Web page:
Johnathan Pratt, the man accused of impaired driving in a crash that killed three people near Beaumont, Alta., in 2011, has been found guilty of three counts of manslaughter and impaired driving causing death.

The families of the victims applauded softly as Judge Paul Belzil read his decision in court in Wetaskiwin. Pratt showed no emotion and stared straight ahead, while his girlfriend bent over in her seat holding her stomach.

Pratt decision

Friends and family of the three young men killed in the crash near Beaumont file into the Wetaskiwin courthouse Thursday to hear the decision in the trial of Johnathan Pratt. (James Hees/CBC News )

Pratt, 30, admitted to being the owner of the pickup truck that smashed into a Grand Am, killing Bradley Arsenault, 18, Thaddeus Lake, 22 and Kole Novak, 18, early on Nov. 26, 2011.

However, his lawyer suggested that someone else was behind the wheel of the truck and Pratt was in the passenger seat. When police arrived at the scene, Pratt was beneath the truck.

Speaking in court Thursday, Justice R.P. Belzil said the suggestion someone else was driving "nothing more than speculation in an evidentiary vacuum," adding, “all persons involved were found and identified."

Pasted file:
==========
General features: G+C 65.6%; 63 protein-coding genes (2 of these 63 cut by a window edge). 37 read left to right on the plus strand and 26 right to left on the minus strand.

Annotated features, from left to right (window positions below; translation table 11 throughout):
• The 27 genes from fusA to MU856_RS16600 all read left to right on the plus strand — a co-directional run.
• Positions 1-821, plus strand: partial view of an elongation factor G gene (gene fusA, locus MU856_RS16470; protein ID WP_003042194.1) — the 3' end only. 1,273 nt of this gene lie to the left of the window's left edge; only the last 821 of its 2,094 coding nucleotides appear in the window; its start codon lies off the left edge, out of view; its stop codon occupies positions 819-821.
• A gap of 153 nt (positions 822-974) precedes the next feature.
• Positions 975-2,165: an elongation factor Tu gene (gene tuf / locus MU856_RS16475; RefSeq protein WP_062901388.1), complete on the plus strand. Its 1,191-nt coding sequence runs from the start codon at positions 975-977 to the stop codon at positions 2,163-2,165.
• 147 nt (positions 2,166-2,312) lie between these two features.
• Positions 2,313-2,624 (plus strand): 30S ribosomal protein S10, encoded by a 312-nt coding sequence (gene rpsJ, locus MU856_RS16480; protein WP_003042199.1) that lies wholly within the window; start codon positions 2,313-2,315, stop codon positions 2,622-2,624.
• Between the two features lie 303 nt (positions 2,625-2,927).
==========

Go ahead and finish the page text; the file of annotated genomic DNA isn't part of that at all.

A collision reconstructionist from the RCMP testified that the pickup had been travelling at 199 km/h just before it struck the car.

A lab report presented as evidence in court says that Pratt’s blood alcohol concentration was estimated between 0.2 and 0.244 at the time of the collision, nearly three times the legal limit. 

Outside the courtroom

Outside the courtroom, families of the three victims said they were relieved to have the trial behind them.

"It's nice to get all this behind us and start down a path to something better,” said Kole Novak’s father Zane.

"We're feeling a bit better now."  

"It doesn't change the fact we lost and the pain won't stop but ... it was really good," agreed his wife Michelle Novak.

"The judge said absolutely every single thing that we wanted to hear,” said Sheri Arsenault, Bradley Arsenault’s mother.

"For a second there I was happy.  And it's one of the first times I've been happy in a long time. For that second."

However, she said she will never understand the senselessness of her son’s death.

“The outrageous speed, the outrageous impairment - the nine not guilty pleas."

"Mr. Pratt killed my son and his two good friends in a manner more horrendous than any other type of weapon," she said.

Pratt says he thinks about crash every day

On exiting the courthouse after being convicted, Pratt still refused to admit that he was driving the truck the night of the crash. 

He called the incident "the worst thing that could ever happen" and said that he thinks about it every day. He told CBC News that it "affects every part of my life."

Pratt said he had reached out to the families of the three victims, but would not discuss what he said. 

"There's nothing I could ever do that would change anything," he added.

He is scheduled to be sentenced Aug. 1.